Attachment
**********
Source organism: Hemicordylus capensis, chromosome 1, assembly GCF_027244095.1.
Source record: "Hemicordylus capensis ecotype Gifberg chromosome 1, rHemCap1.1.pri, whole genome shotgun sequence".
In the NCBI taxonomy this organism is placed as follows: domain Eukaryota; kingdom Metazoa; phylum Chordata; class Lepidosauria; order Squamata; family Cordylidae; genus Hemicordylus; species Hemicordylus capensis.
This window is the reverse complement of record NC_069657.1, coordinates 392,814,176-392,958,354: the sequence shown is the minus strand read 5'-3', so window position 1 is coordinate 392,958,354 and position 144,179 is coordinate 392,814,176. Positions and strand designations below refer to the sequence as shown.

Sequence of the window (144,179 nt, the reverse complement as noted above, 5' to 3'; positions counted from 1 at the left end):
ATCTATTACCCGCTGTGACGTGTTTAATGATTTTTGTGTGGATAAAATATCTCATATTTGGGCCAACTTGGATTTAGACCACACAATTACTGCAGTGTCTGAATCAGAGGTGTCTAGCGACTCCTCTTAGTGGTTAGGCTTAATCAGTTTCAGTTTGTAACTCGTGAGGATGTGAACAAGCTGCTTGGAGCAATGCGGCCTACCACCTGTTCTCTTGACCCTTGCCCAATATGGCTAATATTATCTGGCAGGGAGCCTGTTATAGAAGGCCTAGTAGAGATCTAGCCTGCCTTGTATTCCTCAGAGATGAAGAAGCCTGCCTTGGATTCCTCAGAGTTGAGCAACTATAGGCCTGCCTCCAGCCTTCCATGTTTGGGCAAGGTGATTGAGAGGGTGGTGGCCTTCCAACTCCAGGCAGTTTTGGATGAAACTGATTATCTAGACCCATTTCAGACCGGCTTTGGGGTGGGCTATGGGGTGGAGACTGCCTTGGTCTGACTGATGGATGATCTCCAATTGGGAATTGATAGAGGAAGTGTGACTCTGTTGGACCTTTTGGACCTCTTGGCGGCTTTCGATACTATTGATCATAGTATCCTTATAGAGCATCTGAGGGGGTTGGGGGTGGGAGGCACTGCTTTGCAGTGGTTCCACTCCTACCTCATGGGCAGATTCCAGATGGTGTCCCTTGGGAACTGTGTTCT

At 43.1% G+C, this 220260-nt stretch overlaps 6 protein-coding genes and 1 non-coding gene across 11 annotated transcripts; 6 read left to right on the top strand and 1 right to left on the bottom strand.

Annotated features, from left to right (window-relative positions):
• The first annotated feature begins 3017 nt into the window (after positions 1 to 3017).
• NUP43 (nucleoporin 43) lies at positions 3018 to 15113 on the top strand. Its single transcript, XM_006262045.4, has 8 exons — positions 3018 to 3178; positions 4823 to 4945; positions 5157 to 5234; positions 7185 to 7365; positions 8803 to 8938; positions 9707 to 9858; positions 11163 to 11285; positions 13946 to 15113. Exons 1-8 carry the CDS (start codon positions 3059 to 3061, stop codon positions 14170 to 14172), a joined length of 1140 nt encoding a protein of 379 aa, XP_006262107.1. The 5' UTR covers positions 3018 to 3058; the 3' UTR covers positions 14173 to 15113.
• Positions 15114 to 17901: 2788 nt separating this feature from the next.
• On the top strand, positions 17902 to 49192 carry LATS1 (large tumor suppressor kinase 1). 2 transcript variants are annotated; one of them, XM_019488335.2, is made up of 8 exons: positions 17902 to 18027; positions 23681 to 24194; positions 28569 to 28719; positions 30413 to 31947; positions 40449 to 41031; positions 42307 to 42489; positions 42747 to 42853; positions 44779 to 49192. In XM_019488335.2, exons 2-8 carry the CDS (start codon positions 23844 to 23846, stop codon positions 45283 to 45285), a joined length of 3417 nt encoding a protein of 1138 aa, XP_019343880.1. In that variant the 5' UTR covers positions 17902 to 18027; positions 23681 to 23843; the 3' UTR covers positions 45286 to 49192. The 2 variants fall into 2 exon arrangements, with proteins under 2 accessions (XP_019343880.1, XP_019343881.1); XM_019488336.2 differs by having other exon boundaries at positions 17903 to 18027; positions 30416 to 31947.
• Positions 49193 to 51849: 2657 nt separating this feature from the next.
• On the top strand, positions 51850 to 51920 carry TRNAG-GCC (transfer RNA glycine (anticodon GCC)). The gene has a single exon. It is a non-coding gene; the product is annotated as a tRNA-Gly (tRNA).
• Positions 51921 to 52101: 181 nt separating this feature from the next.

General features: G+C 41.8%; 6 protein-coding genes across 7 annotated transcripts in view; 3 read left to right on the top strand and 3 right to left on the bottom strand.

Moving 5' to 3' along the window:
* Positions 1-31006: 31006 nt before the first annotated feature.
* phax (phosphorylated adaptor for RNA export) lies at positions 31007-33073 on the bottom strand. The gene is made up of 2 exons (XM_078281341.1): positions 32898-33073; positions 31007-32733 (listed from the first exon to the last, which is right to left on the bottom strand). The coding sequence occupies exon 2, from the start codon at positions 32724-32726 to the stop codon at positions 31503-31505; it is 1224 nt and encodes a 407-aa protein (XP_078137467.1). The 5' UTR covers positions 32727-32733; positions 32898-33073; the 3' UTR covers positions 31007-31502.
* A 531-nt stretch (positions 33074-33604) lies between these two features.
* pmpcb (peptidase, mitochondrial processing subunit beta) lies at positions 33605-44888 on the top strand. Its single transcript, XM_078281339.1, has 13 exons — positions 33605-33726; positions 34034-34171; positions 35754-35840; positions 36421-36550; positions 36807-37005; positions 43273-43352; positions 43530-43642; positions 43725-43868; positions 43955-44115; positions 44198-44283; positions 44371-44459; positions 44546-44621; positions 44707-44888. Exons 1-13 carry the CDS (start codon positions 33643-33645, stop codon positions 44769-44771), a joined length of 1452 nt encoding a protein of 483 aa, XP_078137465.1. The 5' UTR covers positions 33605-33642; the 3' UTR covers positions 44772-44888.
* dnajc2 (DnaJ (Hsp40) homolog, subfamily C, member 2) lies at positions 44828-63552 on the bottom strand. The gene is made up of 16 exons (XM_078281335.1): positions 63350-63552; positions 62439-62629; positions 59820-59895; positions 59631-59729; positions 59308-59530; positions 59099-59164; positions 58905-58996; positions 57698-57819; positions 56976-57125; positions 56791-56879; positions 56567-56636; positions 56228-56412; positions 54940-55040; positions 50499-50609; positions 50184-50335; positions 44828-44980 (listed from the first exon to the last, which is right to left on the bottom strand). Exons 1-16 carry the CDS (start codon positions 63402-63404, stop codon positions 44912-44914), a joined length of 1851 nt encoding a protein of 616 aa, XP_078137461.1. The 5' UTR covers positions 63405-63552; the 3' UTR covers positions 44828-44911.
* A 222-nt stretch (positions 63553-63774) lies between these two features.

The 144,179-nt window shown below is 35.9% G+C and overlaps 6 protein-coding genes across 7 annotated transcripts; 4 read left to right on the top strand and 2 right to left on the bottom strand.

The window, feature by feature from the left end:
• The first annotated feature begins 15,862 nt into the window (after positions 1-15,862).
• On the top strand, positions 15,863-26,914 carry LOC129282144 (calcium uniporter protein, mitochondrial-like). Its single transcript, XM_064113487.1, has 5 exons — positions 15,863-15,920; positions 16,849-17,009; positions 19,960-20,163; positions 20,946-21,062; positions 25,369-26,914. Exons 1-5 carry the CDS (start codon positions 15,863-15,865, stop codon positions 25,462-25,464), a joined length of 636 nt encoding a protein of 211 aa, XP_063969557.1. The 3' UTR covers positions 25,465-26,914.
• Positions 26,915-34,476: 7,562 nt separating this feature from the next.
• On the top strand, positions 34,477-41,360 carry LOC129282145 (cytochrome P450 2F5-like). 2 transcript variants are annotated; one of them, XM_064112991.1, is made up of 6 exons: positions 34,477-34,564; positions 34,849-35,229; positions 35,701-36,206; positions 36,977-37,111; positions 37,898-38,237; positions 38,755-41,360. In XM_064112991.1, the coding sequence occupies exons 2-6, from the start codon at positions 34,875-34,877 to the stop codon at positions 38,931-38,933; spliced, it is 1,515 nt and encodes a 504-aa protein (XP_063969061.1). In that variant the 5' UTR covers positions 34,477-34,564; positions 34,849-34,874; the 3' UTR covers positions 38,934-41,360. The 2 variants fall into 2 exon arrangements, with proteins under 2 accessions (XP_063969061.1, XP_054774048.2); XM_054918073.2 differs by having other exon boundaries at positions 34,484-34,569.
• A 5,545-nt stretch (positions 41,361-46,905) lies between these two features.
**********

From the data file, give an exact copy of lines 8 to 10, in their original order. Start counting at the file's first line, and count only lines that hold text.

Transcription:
Annotated features, from left to right (window-relative positions):
• The first annotated feature begins 3017 nt into the window (after positions 1 to 3017).
• NUP43 (nucleoporin 43) lies at positions 3018 to 15113 on the top strand. Its single transcript, XM_006262045.4, has 8 exons — positions 3018 to 3178; positions 4823 to 4945; positions 5157 to 5234; positions 7185 to 7365; positions 8803 to 8938; positions 9707 to 9858; positions 11163 to 11285; positions 13946 to 15113. Exons 1-8 carry the CDS (start codon positions 3059 to 3061, stop codon positions 14170 to 14172), a joined length of 1140 nt encoding a protein of 379 aa, XP_006262107.1. The 5' UTR covers positions 3018 to 3058; the 3' UTR covers positions 14173 to 15113.